Do Runners Really Need to Strength Train?
Runners love to run - throw on their shoes and go. But, do they need more than that to stay healthy and support their running needs? The answer may be more complex than we originally thought.
Recent studies have shown that increasing strength may not have as much of an impact on running as we thought. (1) Runners do not use excessive amounts of strength when they run. They use repetitive amounts of sub-maximal loads. Resistance training that is focused on increasing strength alone may not have a lot of carryover for running.
There is still benefit from resistance training, it might just be time to change how we look at it. Running injuries tend to happen when our work load exceeds our capacity to tolerate work. If we increase our capacity we are less likely to get injured. Instead of strength training, runners need to look at it as capacity training. Resistance exercises can help the bones, muscles, tendons and other tissues improve their capacity for load and make them more resilient for running.
This means adding in exercises that mimic the demands of running can be beneficial. Absorbing load, pushing off, transferring energy between the parts of the kinetic chain are all demands of running. Training a one-rep max exercise is not going to help with this, but repetitive single-leg loading exercises will. Some of my favorites are split-squat and single-leg step-downs. Performing these types of exercises for longer durations such as a minute, and while keeping to the beat of a metronome, may help develop rhythm and smoothness- skills needed for running.
Resistance training can also add variability. This is important for runners. If the same exact movements are consistently repeated some structures may become overloaded. Exercises can be used to add in new movements and decrease load on these structures. For example, many runners struggle to push off from the big toe and roll to the outside of the foot. When this happens, the foot does not stay as rigid and is less able to contribute to propelling the body forward. When asking these runners to stand on one foot or squat, they often roll to the outside of the foot and back on to the heel. They are not using the big toe in these movement patterns either. If a runner is told to change their technique and focus on pushing off the big toe when running, they may do some strange things to make that happen and cause more problems. But they can be cued to use the big toe with other exercises, such a single-leg step-down. Adding this variability introduces the new movement strategy - pushing through the big toe - to the nervous system. Once the nervous system learns this movement pattern it may be able to use it during a run and, in turn, helping to manage load.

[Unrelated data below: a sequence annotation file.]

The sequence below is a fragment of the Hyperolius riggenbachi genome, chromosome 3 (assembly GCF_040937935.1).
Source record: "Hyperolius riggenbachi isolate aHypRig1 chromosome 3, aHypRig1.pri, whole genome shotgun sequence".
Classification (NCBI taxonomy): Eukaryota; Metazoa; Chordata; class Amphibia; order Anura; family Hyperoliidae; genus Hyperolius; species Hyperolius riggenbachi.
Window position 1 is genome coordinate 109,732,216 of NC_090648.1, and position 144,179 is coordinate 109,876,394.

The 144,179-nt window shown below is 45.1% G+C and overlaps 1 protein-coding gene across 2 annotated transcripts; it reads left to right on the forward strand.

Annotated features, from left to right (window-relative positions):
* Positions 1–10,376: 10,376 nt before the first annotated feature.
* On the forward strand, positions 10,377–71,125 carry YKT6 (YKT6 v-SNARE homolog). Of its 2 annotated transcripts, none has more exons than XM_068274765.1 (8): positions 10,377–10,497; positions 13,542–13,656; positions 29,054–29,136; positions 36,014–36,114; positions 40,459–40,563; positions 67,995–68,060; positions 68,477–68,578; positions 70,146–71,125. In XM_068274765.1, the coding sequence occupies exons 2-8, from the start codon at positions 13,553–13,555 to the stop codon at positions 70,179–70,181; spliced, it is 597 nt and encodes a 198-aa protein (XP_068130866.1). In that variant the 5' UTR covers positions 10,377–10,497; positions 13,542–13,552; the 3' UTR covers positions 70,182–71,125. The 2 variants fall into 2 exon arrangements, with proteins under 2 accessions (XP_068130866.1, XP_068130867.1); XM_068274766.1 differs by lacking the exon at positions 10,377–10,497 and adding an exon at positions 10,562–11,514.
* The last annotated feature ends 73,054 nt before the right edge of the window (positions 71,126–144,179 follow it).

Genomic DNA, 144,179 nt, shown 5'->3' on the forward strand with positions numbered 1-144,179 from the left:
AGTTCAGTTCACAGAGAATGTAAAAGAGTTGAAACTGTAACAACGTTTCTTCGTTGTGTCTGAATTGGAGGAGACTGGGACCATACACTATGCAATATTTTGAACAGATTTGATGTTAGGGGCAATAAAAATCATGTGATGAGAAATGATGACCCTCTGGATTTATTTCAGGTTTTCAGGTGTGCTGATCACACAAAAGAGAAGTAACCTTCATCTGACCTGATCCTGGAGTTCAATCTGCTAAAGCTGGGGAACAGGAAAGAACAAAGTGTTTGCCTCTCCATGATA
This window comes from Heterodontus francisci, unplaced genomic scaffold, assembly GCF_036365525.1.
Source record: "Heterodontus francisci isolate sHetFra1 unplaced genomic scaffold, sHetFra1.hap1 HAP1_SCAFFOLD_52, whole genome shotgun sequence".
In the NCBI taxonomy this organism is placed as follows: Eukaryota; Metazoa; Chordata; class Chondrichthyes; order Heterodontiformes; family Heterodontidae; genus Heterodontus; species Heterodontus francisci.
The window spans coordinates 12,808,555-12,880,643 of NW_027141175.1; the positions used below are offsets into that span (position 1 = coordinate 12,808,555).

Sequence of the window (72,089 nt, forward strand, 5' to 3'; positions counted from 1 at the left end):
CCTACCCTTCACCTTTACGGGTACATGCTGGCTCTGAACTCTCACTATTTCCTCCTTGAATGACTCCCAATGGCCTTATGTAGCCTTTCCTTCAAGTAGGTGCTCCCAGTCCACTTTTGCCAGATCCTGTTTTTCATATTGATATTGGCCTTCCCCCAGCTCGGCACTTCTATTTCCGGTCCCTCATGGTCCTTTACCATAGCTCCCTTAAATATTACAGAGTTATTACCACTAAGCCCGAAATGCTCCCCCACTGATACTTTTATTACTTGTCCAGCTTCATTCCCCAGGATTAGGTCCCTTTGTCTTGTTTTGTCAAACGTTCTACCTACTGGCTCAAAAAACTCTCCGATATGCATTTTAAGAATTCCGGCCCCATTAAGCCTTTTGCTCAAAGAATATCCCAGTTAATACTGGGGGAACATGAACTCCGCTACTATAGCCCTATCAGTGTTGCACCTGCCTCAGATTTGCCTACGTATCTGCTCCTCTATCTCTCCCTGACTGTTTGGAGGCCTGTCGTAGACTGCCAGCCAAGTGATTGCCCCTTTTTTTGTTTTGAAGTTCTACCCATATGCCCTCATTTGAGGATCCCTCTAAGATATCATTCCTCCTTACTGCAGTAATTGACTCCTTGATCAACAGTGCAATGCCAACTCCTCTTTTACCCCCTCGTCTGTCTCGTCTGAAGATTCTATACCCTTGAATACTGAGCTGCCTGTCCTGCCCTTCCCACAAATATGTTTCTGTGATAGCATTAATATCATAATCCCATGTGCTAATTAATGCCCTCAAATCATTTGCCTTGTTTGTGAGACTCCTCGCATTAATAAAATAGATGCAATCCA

So although true strength gains may not be as beneficial for runners, there is a still a large benefit to some resistance training. Just a 3-4 exercises a couple times a week can go a long way for runners and is worth the time investment to keep them doing what they love.
This program, videos and content is not intended to diagnose or treat any illness or injury. It is for educational purposes only. If you chose to try any of the exercises presented here do so at your own risk. Please consult a physician before you start any new program.
Not every exercise is safe for everybody. Correct execution of all exercises is imperative to prevent injury. Please consult a healthcare professional if you have any questions about your exercise execution or if an exercise is right for you.
You are responsible for yourself and will not hold Kelly Kuhn or Kelly Kuhn Physical Therapy liable for any injury or illness.
Vikmoen, O., Raastad, T., Seynnes, O., Bergstrøm, K., Ellefsen, S., & Rønnestad, B. R. (n.d.). Effects of Heavy Strength Training on Running Performance and Determinants of Running Performance in Female Endurance Athletes. PLoS ONE, 11(3), e0150799. Retrieved February 3, 2020, from 10.1371/journal.pone.0150799